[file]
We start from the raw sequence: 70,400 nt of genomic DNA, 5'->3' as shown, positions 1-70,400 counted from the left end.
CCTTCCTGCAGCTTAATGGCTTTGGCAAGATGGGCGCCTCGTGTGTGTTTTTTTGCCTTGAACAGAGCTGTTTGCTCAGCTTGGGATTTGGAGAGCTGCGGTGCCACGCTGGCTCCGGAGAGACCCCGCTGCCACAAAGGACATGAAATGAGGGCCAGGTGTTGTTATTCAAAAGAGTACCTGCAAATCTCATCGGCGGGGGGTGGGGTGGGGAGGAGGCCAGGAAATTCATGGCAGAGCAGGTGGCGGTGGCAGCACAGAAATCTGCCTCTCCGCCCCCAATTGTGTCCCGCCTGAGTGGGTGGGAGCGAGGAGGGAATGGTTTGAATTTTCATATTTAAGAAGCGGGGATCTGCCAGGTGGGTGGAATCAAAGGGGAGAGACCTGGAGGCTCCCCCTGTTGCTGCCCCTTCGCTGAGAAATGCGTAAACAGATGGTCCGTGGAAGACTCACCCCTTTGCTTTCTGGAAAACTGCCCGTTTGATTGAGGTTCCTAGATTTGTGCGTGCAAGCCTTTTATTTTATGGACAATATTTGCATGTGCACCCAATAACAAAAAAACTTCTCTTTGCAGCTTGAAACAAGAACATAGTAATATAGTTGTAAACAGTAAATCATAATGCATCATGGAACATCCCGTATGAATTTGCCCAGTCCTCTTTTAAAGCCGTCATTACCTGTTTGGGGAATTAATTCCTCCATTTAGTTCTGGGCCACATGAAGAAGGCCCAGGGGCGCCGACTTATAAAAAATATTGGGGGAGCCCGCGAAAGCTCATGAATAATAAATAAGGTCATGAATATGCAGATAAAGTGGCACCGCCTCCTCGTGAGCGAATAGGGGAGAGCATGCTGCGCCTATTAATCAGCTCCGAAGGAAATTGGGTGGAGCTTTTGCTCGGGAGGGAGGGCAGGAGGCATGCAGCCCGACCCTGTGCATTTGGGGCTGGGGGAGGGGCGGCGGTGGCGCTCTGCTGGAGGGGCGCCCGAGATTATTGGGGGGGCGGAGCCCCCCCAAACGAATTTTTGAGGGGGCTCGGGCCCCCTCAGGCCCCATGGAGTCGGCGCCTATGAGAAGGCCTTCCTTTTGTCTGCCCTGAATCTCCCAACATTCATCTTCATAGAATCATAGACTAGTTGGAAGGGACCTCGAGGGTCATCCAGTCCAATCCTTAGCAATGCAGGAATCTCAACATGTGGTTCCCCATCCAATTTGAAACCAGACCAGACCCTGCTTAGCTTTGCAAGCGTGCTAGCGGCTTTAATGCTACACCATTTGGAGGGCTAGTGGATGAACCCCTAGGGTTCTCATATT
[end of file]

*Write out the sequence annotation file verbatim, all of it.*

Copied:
We start from the raw sequence: 70,400 nt of genomic DNA, 5'->3' as shown, positions 1-70,400 counted from the left end.
CCTTCCTGCAGCTTAATGGCTTTGGCAAGATGGGCGCCTCGTGTGTGTTTTTTTGCCTTGAACAGAGCTGTTTGCTCAGCTTGGGATTTGGAGAGCTGCGGTGCCACGCTGGCTCCGGAGAGACCCCGCTGCCACAAAGGACATGAAATGAGGGCCAGGTGTTGTTATTCAAAAGAGTACCTGCAAATCTCATCGGCGGGGGGTGGGGTGGGGAGGAGGCCAGGAAATTCATGGCAGAGCAGGTGGCGGTGGCAGCACAGAAATCTGCCTCTCCGCCCCCAATTGTGTCCCGCCTGAGTGGGTGGGAGCGAGGAGGGAATGGTTTGAATTTTCATATTTAAGAAGCGGGGATCTGCCAGGTGGGTGGAATCAAAGGGGAGAGACCTGGAGGCTCCCCCTGTTGCTGCCCCTTCGCTGAGAAATGCGTAAACAGATGGTCCGTGGAAGACTCACCCCTTTGCTTTCTGGAAAACTGCCCGTTTGATTGAGGTTCCTAGATTTGTGCGTGCAAGCCTTTTATTTTATGGACAATATTTGCATGTGCACCCAATAACAAAAAAACTTCTCTTTGCAGCTTGAAACAAGAACATAGTAATATAGTTGTAAACAGTAAATCATAATGCATCATGGAACATCCCGTATGAATTTGCCCAGTCCTCTTTTAAAGCCGTCATTACCTGTTTGGGGAATTAATTCCTCCATTTAGTTCTGGGCCACATGAAGAAGGCCCAGGGGCGCCGACTTATAAAAAATATTGGGGGAGCCCGCGAAAGCTCATGAATAATAAATAAGGTCATGAATATGCAGATAAAGTGGCACCGCCTCCTCGTGAGCGAATAGGGGAGAGCATGCTGCGCCTATTAATCAGCTCCGAAGGAAATTGGGTGGAGCTTTTGCTCGGGAGGGAGGGCAGGAGGCATGCAGCCCGACCCTGTGCATTTGGGGCTGGGGGAGGGGCGGCGGTGGCGCTCTGCTGGAGGGGCGCCCGAGATTATTGGGGGGGCGGAGCCCCCCCAAACGAATTTTTGAGGGGGCTCGGGCCCCCTCAGGCCCCATGGAGTCGGCGCCTATGAGAAGGCCTTCCTTTTGTCTGCCCTGAATCTCCCAACATTCATCTTCATAGAATCATAGACTAGTTGGAAGGGACCTCGAGGGTCATCCAGTCCAATCCTTAGCAATGCAGGAATCTCAACATGTGGTTCCCCATCCAATTTGAAACCAGACCAGACCCTGCTTAGCTTTGCAAGCGTGCTAGCGGCTTTAATGCTACACCATTTGGAGGGCTAGTGGATGAACCCCTAGGGTTCTCATATT